11 December 1945:
I-401 departs Sasebo for Pearl Harbor with I-400 under Cdr (later Captain) Joseph M. McDowell and I-14 under Cdr (later Rear Admiral) Hiram H. Cassedy and DENTUDA (SS-335), son of Vice Admiral (Admiral posthumously) John S. McCain. They are escorted by GREENLET. Cdr Cassedy is the Squadron Commander.

18 December 1945:
Arrives at Apra Harbor, Guam.

21 December 1945:
Departs Guam for Eniwetok, Marshall Islands.

December 1945:
Arrives at Eniwetok.

26-27 December 1945:
Stops at Kwajalein to take on fuel and supplies.

6 January 1946:
Arrives at the Submarine Base, Pearl Harbor. I-400, I-401 and I-14 are met by a Navy band and local celebrities.

16 January 1946:
Pacific. Off Pearl. Cdr C. R. Dwyer's USS PUFFER (SS-268) conducts exercises with I-401 at sea.

16 January 1946:
Pacific. Off Pearl. Cdr R. B. Byrne's USS STEELHEAD (SS-280) conducts radar test exercises with I-401 and I-14.

26 March 1946: Submarine Officers Conference, Washington, DC:
The attendees, including former ComSubPac Vice Admiral Charles A. Lockwood, are told that "orders are being issued to dispose of all Japanese submarines by sinking. Those in Japan will be sunk at once, those in Pearl Harbor when authorized by SCAP and at the discretion of CinCPAC dispose of all captured Japanese submarines by sinking." [5]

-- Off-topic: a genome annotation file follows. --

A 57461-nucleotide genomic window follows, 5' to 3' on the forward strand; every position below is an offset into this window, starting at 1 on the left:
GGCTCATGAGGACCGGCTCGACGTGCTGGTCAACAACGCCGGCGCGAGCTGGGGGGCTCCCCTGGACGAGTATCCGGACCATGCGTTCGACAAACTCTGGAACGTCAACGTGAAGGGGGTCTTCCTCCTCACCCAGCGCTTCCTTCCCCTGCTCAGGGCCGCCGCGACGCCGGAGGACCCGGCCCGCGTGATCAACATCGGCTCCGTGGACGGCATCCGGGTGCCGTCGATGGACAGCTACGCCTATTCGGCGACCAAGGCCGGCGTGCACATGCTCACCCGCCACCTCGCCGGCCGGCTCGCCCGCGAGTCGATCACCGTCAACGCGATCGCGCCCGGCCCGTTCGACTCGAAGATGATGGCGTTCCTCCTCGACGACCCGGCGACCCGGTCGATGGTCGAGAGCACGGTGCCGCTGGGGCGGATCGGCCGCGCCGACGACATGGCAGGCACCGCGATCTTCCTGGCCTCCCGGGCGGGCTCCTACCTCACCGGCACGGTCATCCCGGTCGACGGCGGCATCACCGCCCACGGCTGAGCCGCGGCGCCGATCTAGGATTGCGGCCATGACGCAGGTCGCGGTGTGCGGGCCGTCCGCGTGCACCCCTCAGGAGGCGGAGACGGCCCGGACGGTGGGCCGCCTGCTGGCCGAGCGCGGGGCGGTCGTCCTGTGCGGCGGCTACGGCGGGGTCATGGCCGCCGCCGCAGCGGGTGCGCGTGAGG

31 May 1946:
I-401 is a target ship in the Pacific off Pearl Harbor for tests of the Mark 10-3 exploder. At 1059, she sinks by the stern at 21-12N, 158-07W after being hit by two Mark-18 electric torpedoes fired by Cdr O. R. Cole's USS CABEZON (SS-334).

17 March 2005:
Oahu, Hawaii. The Hawaii Undersea Research Laboratory's (HURL) deep-diving submersibles Pisces IV and V locate I-401 off the coast of Kalaeloa. I-401 lies in about 870 meters (2827feet) off the coast of Barbers Point. The bow is broken off just forward of the aircraft hangar. The two pieces are not far apart and are connected by a debris field. The main hull is sitting upright on the bottom and the numbers "I-401" are clearly visible on the sides of the conning tower. Her 25-mm antiaircraft guns are in almost perfect condition.


Conning tower with "I-401" character and numerals
5.5 inch (140 mm)/50 cal. deck gun and triple mounted 25-mm AAA
(Hawaii Undersea Research Laboratory)

Authors' Notes:
[1] The Sen-Toku remained the largest submarine class in the world until the deployment of the 425-foot USS BENJAMIN FRANKLIN (SSBN-640) class ballistic missile nuclear submarines in 1965.

[2] See

[3] Ariizumi committed war crimes when he was CO of I-8. (See her TROM for details) Later, suspicions arise that before 1-401 was captured, Ariizumi was put ashore near Sendai, northern Honshu, or swam ashore after entering Tokyo Bay, but these theories seem to have little credence.

[4] The I-400 class was designed to normally carry a crew of 157 men; however, for some operations they carried in excess of 200 men.

[5] It has been reported that I-400, I-401, I-14 and I-200 class submarines were sunk to prevent their technology being surrendered to the Russians under a war end agreement.

Thanks go to Andrew Obluski of Poland and Dr. Higuchi Tatsuhiro of Japan.

Special thanks for photos of I-401's wreck go to Steve Price of the Hawaii Undersea Research Laboratory. Thanks also go to Derek Waller of UK for info about the Submarine Officers Conference.

Bob Hackett and Sander Kingsepp